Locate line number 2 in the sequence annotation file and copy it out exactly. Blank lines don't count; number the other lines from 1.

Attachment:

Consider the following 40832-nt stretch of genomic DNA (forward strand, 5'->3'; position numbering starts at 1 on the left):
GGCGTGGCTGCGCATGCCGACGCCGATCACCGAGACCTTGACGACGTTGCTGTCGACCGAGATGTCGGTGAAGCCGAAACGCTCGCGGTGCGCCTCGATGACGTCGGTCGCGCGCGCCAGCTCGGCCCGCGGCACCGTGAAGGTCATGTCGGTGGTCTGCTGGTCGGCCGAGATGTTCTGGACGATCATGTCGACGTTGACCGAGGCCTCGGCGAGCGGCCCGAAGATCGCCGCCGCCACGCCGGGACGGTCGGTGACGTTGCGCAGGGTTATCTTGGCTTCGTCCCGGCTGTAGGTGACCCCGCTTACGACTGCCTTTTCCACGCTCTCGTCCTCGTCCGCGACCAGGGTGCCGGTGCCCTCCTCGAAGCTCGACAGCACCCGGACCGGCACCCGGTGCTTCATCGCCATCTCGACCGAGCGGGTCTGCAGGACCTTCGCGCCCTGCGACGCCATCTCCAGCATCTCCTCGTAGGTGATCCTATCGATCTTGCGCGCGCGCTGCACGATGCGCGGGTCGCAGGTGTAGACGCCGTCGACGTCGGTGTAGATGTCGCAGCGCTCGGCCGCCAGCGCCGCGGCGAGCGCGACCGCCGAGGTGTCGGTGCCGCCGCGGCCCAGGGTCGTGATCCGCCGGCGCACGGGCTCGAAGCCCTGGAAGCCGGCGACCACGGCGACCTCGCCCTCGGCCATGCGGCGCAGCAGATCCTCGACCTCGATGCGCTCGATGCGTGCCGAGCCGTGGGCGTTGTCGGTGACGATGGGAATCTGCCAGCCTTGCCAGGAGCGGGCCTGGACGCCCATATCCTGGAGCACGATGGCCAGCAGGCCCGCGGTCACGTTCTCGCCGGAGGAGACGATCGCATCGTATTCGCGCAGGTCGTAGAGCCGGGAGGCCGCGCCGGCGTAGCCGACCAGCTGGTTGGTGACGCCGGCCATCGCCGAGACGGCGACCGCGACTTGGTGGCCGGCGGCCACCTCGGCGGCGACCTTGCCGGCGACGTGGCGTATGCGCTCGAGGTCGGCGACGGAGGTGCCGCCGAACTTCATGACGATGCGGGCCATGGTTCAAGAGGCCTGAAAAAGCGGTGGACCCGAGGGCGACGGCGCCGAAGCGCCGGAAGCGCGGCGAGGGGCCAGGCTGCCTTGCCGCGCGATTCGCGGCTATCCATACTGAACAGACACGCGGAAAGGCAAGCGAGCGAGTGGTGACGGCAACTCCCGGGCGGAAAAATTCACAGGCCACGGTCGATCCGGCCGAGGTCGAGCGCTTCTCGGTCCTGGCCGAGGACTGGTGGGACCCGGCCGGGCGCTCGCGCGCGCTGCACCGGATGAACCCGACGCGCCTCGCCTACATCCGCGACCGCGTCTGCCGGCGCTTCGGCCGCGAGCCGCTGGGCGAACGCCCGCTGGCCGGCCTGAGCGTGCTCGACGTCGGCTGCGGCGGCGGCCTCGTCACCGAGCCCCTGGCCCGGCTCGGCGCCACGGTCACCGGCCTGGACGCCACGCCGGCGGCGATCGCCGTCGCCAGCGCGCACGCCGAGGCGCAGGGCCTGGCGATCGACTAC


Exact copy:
GGCGTGGCTGCGCATGCCGACGCCGATCACCGAGACCTTGACGACGTTGCTGTCGACCGAGATGTCGGTGAAGCCGAAACGCTCGCGGTGCGCCTCGATGACGTCGGTCGCGCGCGCCAGCTCGGCCCGCGGCACCGTGAAGGTCATGTCGGTGGTCTGCTGGTCGGCCGAGATGTTCTGGACGATCATGTCGACGTTGACCGAGGCCTCGGCGAGCGGCCCGAAGATCGCCGCCGCCACGCCGGGACGGTCGGTGACGTTGCGCAGGGTTATCTTGGCTTCGTCCCGGCTGTAGGTGACCCCGCTTACGACTGCCTTTTCCACGCTCTCGTCCTCGTCCGCGACCAGGGTGCCGGTGCCCTCCTCGAAGCTCGACAGCACCCGGACCGGCACCCGGTGCTTCATCGCCATCTCGACCGAGCGGGTCTGCAGGACCTTCGCGCCCTGCGACGCCATCTCCAGCATCTCCTCGTAGGTGATCCTATCGATCTTGCGCGCGCGCTGCACGATGCGCGGGTCGCAGGTGTAGACGCCGTCGACGTCGGTGTAGATGTCGCAGCGCTCGGCCGCCAGCGCCGCGGCGAGCGCGACCGCCGAGGTGTCGGTGCCGCCGCGGCCCAGGGTCGTGATCCGCCGGCGCACGGGCTCGAAGCCCTGGAAGCCGGCGACCACGGCGACCTCGCCCTCGGCCATGCGGCGCAGCAGATCCTCGACCTCGATGCGCTCGATGCGTGCCGAGCCGTGGGCGTTGTCGGTGACGATGGGAATCTGCCAGCCTTGCCAGGAGCGGGCCTGGACGCCCATATCCTGGAGCACGATGGCCAGCAGGCCCGCGGTCACGTTCTCGCCGGAGGAGACGATCGCATCGTATTCGCGCAGGTCGTAGAGCCGGGAGGCCGCGCCGGCGTAGCCGACCAGCTGGTTGGTGACGCCGGCCATCGCCGAGACGGCGACCGCGACTTGGTGGCCGGCGGCCACCTCGGCGGCGACCTTGCCGGCGACGTGGCGTATGCGCTCGAGGTCGGCGACGGAGGTGCCGCCGAACTTCATGACGATGCGGGCCATGGTTCAAGAGGCCTGAAAAAGCGGTGGACCCGAGGGCGACGGCGCCGAAGCGCCGGAAGCGCGGCGAGGGGCCAGGCTGCCTTGCCGCGCGATTCGCGGCTATCCATACTGAACAGACACGCGGAAAGGCAAGCGAGCGAGTGGTGACGGCAACTCCCGGGCGGAAAAATTCACAGGCCACGGTCGATCCGGCCGAGGTCGAGCGCTTCTCGGTCCTGGCCGAGGACTGGTGGGACCCGGCCGGGCGCTCGCGCGCGCTGCACCGGATGAACCCGACGCGCCTCGCCTACATCCGCGACCGCGTCTGCCGGCGCTTCGGCCGCGAGCCGCTGGGCGAACGCCCGCTGGCCGGCCTGAGCGTGCTCGACGTCGGCTGCGGCGGCGGCCTCGTCACCGAGCCCCTGGCCCGGCTCGGCGCCACGGTCACCGGCCTGGACGCCACGCCGGCGGCGATCGCCGTCGCCAGCGCGCACGCCGAGGCGCAGGGCCTGGCGATCGACTAC